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Sharpe's Escape: Richard Sharpe & the Bussaco Campaign, 1810 (Richard Sharpe's Adventure Series #10) Hardcover – March 30, 2004


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Product Details

  • Hardcover: 368 pages
  • Publisher: Harper (March 30, 2004)
  • Language: English
  • ISBN-10: 0060530472
  • ISBN-13: 978-0060530471
  • Product Dimensions: 9.4 x 6.4 x 1.2 inches
  • Shipping Weight: 1.4 pounds
  • Average Customer Review: 4.3 out of 5 stars  See all reviews (59 customer reviews)
  • Amazon Best Sellers Rank: #1,108,790 in Books (See Top 100 in Books)

Editorial Reviews

From Publishers Weekly

"So Sharpe and Harper will march again." Thus ended Sharpe's Havoc, the previous (19th) volume in Cornwell's series, and Sharpe aficionados will rejoice that the prophecy has been fulfilled. In September of 1810, just before repulsing the French army on the bare slopes of Bussaco ridge in central Portugal, Captain Sharpe is forced to take Lieutenant Slingsby, Colonel Lawford's arrogant, heavy-drinking brother-in-law, under his wing. Sharpe then stumbles into a confrontation with Ferragus, the malevolent brother of their treacherous Portuguese ally, Major Ferreira, whom he catches illegally hoarding flour to sell to the enemy. Sharpe is soon ambushed by the cowardly Ferragus and barely escapes with his life. The much abused captain is further humiliated when, despite Slingsby's poor performance at Bussaco, Lawford puts him in charge of the troops, then has the effrontery to reprimand Sharpe for refusing to apologize for insulting the fool. When the French find a way to flank them, the British retreat through Coimbra, where Sharpe and Harper, Sharpe's right-hand man, find themselves lured into a trap. Sharpe's old friend, Portuguese captain Vicente, and a young English governess come to Sharpe's rescue just in time for Sharpe to save his battalion, exacting retribution on his enemies in a resoundingly satisfactory denouement. With fully fleshed-out characters and keen human insight, Cornwell just keeps getting better. His faithful will be left hoping Sharpe goes on forever.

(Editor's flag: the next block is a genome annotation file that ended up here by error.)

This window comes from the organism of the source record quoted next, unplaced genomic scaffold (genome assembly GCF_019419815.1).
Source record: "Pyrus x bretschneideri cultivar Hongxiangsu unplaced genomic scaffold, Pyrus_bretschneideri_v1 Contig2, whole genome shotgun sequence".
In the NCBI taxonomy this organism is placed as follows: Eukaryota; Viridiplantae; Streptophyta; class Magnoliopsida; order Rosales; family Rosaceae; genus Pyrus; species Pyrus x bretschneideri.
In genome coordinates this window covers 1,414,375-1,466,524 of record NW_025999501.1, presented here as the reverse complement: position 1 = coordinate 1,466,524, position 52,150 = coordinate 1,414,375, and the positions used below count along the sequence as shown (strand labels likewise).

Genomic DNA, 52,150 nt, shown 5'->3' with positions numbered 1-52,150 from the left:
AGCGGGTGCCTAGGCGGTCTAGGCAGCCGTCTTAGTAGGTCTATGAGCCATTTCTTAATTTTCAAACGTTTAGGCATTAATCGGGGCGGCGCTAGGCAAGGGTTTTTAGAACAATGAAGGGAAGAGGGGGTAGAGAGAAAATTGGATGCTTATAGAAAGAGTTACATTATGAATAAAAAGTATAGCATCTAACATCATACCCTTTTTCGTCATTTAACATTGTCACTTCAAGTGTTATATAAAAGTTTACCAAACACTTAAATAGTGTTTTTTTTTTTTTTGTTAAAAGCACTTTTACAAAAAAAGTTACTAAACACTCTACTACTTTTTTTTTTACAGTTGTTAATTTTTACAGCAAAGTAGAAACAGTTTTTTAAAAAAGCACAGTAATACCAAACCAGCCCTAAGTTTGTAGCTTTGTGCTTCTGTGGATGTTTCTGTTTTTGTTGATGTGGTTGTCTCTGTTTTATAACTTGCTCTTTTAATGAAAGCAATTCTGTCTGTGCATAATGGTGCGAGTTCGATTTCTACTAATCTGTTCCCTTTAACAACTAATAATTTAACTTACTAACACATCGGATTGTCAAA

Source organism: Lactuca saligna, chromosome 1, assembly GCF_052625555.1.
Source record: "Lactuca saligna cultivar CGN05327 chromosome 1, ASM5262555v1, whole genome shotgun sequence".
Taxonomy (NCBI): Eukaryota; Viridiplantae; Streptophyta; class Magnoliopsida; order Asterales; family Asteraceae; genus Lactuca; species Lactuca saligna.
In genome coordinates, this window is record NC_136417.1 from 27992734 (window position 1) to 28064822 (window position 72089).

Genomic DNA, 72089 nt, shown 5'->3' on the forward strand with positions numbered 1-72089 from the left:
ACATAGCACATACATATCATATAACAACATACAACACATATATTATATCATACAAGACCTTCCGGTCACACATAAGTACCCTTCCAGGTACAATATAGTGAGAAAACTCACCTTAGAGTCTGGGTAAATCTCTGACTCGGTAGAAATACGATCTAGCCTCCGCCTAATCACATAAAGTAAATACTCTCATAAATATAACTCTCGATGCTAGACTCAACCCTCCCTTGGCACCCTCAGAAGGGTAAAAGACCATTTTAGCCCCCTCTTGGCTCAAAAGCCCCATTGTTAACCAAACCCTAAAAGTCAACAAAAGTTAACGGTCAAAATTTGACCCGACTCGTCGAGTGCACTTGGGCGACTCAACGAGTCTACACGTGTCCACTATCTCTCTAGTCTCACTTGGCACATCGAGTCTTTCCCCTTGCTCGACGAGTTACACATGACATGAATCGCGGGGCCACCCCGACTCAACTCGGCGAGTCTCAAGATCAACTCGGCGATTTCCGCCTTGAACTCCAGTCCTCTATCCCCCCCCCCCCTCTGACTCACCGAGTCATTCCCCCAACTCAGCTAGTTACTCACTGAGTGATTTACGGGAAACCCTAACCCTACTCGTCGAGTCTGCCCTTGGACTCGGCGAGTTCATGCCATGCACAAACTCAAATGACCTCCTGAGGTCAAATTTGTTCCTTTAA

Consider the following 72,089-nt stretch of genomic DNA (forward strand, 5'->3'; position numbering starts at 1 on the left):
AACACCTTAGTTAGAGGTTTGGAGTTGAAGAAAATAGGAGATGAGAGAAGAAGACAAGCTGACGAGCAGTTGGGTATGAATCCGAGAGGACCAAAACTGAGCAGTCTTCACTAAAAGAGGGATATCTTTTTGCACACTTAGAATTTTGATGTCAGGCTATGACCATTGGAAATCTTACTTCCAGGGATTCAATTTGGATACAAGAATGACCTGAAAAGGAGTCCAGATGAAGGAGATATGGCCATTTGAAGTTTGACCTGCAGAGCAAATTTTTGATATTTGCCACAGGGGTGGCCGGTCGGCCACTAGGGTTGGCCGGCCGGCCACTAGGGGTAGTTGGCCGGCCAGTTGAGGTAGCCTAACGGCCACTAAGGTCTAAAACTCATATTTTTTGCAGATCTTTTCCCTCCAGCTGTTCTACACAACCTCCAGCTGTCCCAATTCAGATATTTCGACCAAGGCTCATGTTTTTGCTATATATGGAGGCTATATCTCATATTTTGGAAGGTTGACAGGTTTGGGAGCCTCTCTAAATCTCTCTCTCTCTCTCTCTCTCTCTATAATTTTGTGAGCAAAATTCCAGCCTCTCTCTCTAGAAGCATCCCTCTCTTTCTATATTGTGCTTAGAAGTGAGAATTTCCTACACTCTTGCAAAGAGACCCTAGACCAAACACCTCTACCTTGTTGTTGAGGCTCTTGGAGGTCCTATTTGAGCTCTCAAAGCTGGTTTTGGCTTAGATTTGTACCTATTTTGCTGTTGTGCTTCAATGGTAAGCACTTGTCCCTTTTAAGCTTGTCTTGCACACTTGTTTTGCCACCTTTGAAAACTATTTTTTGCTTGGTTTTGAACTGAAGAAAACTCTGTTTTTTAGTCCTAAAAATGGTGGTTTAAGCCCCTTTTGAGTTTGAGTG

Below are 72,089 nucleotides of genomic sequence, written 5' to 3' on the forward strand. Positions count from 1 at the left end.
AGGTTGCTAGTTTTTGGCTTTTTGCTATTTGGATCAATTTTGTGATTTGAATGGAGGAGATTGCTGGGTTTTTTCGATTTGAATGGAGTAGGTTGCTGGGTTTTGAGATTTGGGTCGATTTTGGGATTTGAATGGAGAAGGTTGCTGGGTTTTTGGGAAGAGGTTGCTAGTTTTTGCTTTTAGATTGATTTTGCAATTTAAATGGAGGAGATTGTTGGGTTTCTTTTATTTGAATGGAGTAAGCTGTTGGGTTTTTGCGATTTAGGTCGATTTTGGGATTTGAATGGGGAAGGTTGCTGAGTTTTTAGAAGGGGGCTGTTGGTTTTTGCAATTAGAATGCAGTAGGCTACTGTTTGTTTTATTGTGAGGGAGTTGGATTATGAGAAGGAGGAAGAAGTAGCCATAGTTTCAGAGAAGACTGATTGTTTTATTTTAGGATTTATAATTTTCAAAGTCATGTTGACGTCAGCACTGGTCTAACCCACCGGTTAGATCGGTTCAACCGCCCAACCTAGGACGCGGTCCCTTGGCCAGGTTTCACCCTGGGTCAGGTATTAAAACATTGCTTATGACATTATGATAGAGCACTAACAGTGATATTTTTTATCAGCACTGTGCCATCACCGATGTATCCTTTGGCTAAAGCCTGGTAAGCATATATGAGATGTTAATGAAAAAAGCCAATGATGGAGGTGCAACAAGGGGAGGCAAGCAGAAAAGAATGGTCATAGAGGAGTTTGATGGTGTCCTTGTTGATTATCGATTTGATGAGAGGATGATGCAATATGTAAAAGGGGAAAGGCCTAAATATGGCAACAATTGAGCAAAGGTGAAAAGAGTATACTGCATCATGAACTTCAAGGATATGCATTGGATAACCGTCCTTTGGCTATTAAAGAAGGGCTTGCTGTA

Copyright © Reed Business Information, a division of Reed Elsevier Inc. All rights reserved.

From Booklist

Captain Richard Sharpe, the inveterate self-made British soldier, returns in another thrilling adventure set during the Napoleonic Wars. As usual, Sharpe, a former private, is less than prudent when he thumbs his nose at authority to protect his beloved company from the unskilled officer he is assigned to train. Stationed in Portugal during the French invasion of 1810, Sharpe and his men fight valiantly to prevent further incursions by the despised "Frogs." In addition to repelling the enemy, Richard must also do battle with the dangerously underqualified Lieutenant Cornelius Slingsby, a newly minted officer protected by a convoluted kinship to Sharpe's commanding officer, Colonel Lawson. After gallantly prevailing on the treacherous ridge of Bussaco, Sharpe is busted down to quartermaster for refusing to apologize for insulting the incompetent Slingsby during the height of the conflict. But eventually the wily Sharpe saves his troops from certain annihilation under the command of the incompetent and inebriated Slingsby. The boffo battle scenes will appeal to an audience primed for epic military history by the success of the film version of Patrick O'Brian's Master and Commander (1969). Margaret Flanagan
Copyright © American Library Association. All rights reserved

More About the Author